‘I Love You, But…’: What Your Trump Vote Tells My Family
As the election approaches, I have not unfriended anyone on Facebook or turned away from them over their intended vote.
But I have to admit, when I hear people who love me say that they are voting for Donald Trump, it wounds.
I don’t mean that I’m irked or politically offended; I mean that it hurts my heart to understand that someone who claims to care about my family can excuse or embrace a man who has denigrated just about every aspect of who we are.
When friends tell me Trump’s “agenda” or “values” aligns better with their own, it chips away at my trust in how truly they care not just about people like me and my daughter but about us in specific.
It can’t help but tarnish my affection, dimming the luster of a bond premised on the belief of mutual respect. Why? Because a vote for this man is a vote for what he says about us.
I know you’re already thinking that this is unfair. That someone can still love us and vote differently. And that’s true in most years. But this election has lowered the bar of discourse so far, has diminished the American embrace of human decency so thoroughly, that I don’t really think that “I love you, but…” means very much when it comes to being loving right now. Hear me out.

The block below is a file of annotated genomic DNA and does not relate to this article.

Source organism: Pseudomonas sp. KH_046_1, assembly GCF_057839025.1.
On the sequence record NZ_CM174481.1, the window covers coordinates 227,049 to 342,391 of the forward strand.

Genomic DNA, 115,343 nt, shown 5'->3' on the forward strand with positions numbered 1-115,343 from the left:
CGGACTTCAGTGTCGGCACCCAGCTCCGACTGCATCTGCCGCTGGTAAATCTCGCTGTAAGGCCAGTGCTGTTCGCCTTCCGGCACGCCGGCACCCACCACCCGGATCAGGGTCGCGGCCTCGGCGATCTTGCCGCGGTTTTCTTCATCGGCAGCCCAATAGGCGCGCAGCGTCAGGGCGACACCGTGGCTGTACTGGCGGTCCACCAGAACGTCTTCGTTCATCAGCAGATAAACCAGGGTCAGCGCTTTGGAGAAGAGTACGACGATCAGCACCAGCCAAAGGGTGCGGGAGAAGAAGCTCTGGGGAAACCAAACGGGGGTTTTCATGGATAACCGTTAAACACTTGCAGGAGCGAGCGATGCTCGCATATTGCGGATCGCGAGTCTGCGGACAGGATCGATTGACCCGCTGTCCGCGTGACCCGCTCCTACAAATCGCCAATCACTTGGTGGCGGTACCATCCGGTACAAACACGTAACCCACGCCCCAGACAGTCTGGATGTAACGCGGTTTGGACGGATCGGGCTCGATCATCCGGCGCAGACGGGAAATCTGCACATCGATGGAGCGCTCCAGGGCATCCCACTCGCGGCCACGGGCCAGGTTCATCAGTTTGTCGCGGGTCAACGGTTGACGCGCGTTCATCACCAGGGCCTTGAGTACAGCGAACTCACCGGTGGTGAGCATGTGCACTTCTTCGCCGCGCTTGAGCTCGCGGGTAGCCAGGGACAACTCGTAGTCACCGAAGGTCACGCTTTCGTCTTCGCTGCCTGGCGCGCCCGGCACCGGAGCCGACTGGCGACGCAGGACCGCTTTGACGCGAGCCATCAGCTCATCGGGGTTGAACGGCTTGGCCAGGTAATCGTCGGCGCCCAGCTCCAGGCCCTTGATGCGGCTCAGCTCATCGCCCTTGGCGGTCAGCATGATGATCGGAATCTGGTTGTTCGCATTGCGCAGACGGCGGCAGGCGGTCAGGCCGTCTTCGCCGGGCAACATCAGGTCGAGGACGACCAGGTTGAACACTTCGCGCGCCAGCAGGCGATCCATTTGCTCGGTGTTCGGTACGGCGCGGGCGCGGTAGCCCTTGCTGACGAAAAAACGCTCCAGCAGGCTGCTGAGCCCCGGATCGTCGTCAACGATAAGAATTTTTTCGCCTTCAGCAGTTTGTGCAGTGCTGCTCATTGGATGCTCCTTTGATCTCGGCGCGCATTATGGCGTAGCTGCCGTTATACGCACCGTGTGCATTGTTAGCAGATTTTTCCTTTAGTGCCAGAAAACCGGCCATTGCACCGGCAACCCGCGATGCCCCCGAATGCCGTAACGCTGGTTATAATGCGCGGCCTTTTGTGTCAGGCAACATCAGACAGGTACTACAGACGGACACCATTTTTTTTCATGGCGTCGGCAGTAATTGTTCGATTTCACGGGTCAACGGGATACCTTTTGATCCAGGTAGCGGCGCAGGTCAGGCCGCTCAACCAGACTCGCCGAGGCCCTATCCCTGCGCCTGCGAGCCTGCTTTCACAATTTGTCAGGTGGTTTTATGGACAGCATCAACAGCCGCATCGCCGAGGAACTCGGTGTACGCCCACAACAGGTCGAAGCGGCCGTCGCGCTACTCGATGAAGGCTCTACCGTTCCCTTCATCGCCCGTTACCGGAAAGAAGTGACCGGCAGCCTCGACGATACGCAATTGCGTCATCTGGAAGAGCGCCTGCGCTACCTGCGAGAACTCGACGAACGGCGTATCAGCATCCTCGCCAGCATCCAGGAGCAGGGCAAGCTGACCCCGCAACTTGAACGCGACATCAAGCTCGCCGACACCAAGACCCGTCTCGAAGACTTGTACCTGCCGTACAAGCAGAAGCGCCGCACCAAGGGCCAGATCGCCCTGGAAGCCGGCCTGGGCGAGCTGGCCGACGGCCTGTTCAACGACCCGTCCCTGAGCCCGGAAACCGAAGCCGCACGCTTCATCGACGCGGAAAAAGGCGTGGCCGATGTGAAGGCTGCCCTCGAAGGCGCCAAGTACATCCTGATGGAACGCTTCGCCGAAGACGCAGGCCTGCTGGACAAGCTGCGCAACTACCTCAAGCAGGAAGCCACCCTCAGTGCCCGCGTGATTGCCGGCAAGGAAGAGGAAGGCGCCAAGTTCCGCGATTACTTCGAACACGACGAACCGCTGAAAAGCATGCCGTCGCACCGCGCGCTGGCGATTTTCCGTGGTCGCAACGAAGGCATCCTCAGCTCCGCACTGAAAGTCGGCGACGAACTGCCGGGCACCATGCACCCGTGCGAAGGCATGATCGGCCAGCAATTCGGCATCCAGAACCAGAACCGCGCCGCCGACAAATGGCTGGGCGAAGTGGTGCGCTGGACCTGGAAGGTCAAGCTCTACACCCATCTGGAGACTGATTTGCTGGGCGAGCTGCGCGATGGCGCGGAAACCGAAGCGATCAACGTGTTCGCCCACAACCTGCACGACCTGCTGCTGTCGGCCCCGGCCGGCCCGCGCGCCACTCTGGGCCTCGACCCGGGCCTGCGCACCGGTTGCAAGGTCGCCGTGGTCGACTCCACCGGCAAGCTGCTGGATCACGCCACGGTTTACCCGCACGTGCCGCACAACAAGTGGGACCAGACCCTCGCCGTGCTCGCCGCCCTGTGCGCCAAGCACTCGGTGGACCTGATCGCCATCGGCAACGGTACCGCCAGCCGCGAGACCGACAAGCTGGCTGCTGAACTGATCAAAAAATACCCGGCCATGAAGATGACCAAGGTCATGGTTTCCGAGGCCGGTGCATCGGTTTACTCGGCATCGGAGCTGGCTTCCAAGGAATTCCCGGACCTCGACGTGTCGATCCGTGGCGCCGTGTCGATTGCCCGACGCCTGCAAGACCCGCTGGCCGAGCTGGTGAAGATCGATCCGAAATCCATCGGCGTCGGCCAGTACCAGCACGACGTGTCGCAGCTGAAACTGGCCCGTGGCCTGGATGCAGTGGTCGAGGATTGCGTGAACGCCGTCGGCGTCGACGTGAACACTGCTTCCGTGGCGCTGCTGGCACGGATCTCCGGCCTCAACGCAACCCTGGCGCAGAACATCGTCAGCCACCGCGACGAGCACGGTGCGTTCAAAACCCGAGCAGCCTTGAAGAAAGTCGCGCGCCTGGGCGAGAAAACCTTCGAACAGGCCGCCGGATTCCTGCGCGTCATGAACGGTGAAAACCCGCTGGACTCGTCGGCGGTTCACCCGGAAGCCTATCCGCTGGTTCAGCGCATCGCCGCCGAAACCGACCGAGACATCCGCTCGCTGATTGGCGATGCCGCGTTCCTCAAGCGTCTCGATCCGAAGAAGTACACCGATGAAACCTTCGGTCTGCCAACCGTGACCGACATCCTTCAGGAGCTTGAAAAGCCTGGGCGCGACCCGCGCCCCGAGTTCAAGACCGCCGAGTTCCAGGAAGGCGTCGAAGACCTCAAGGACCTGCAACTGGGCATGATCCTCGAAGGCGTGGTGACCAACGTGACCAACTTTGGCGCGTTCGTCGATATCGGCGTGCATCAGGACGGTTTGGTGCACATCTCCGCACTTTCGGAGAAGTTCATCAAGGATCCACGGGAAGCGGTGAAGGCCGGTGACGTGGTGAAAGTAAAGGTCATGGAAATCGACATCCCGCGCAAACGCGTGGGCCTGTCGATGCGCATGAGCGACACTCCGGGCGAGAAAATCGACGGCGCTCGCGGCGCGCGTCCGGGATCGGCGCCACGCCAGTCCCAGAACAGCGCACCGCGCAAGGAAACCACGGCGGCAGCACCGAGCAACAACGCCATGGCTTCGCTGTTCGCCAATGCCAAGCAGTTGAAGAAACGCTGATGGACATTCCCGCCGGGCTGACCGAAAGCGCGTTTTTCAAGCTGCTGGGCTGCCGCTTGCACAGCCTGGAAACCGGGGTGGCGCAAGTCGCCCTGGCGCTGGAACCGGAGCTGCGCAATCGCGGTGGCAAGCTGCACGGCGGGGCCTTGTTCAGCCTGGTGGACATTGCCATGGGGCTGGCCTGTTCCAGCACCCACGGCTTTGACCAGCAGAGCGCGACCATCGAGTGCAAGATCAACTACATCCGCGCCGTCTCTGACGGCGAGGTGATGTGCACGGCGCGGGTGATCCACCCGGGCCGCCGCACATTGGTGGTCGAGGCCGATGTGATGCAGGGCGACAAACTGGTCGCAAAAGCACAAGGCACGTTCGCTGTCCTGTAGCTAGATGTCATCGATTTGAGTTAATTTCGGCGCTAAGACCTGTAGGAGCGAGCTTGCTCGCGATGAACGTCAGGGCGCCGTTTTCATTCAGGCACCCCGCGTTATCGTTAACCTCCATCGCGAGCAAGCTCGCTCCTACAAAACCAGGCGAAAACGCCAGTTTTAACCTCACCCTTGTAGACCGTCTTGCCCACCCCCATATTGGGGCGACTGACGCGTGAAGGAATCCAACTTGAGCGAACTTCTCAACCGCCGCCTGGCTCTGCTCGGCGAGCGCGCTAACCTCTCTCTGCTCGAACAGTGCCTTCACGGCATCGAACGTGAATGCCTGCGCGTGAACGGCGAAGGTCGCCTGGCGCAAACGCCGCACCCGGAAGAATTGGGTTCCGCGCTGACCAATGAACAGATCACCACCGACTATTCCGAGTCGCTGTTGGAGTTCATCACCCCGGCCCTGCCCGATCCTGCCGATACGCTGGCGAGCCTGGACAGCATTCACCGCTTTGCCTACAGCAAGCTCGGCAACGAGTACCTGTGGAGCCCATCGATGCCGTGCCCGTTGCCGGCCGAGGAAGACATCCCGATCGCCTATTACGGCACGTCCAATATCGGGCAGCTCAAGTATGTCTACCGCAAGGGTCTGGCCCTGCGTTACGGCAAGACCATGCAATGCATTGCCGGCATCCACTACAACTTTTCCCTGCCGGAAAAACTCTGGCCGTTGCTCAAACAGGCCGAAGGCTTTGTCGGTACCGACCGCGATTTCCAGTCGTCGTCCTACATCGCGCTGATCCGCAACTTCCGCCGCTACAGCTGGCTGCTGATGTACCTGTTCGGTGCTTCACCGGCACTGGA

I am a Latino son of an immigrant and a gay dad to daughter of African-American descent. To unpack how much Trump has said about facets of our lives is to stroll through a daily litany of mockery and dismissal. And when I look at what he has promised to do once elected, I see that we are a target.
When I adopted my daughter, everything was easier because my husband and I were legally married, something only true in two states at the time. At airports, hospitals, and schools, our legal bond to our child has never been in doubt.
Marriage equality has been one of the hallmarks of this century so far, now embraced by the majority of Americans, but Trump has said he’s seriously considering what can be done to roll that right backward. He’s also pledged to support legislation that would grant any person of any claimed faith the right not to serve or do business with any gay person. The bill is hatefully broad in its wording: we’re not just talking the famed bakers of wedding cakes but landlords, health care providers, employers, and anyone with a business.
Like people who say they care for me, Trump say his gay friends are “fabulous” but that this is bigger than them. He doesn’t think people like me need marriage rights for our families or the ability to shop, sleep, eat and be cared for everywhere that our straight fellow citizens can.